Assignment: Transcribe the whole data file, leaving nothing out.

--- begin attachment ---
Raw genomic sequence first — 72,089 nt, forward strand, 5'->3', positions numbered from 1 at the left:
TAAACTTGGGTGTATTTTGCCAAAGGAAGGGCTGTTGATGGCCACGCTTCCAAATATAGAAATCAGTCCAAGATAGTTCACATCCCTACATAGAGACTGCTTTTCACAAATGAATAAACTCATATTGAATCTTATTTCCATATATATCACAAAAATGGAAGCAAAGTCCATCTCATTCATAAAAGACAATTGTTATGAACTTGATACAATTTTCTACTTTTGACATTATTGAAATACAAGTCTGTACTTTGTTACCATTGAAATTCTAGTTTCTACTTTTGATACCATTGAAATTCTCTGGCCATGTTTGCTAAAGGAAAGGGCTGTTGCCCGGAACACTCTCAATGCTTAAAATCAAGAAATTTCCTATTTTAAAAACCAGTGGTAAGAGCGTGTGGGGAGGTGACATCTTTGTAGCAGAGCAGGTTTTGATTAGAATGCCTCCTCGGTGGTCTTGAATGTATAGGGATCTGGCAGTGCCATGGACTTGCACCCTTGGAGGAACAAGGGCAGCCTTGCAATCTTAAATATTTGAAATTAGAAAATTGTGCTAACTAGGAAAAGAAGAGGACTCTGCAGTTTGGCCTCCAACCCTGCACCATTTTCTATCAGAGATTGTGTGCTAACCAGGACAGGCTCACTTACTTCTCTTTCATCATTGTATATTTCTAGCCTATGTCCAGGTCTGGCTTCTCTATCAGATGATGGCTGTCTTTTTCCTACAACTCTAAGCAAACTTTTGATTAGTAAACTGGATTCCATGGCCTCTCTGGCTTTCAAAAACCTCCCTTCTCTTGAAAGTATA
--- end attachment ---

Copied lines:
Raw genomic sequence first — 72,089 nt, forward strand, 5'->3', positions numbered from 1 at the left:
TAAACTTGGGTGTATTTTGCCAAAGGAAGGGCTGTTGATGGCCACGCTTCCAAATATAGAAATCAGTCCAAGATAGTTCACATCCCTACATAGAGACTGCTTTTCACAAATGAATAAACTCATATTGAATCTTATTTCCATATATATCACAAAAATGGAAGCAAAGTCCATCTCATTCATAAAAGACAATTGTTATGAACTTGATACAATTTTCTACTTTTGACATTATTGAAATACAAGTCTGTACTTTGTTACCATTGAAATTCTAGTTTCTACTTTTGATACCATTGAAATTCTCTGGCCATGTTTGCTAAAGGAAAGGGCTGTTGCCCGGAACACTCTCAATGCTTAAAATCAAGAAATTTCCTATTTTAAAAACCAGTGGTAAGAGCGTGTGGGGAGGTGACATCTTTGTAGCAGAGCAGGTTTTGATTAGAATGCCTCCTCGGTGGTCTTGAATGTATAGGGATCTGGCAGTGCCATGGACTTGCACCCTTGGAGGAACAAGGGCAGCCTTGCAATCTTAAATATTTGAAATTAGAAAATTGTGCTAACTAGGAAAAGAAGAGGACTCTGCAGTTTGGCCTCCAACCCTGCACCATTTTCTATCAGAGATTGTGTGCTAACCAGGACAGGCTCACTTACTTCTCTTTCATCATTGTATATTTCTAGCCTATGTCCAGGTCTGGCTTCTCTATCAGATGATGGCTGTCTTTTTCCTACAACTCTAAGCAAACTTTTGATTAGTAAACTGGATTCCATGGCCTCTCTGGCTTTCAAAAACCTCCCTTCTCTTGAAAGTATA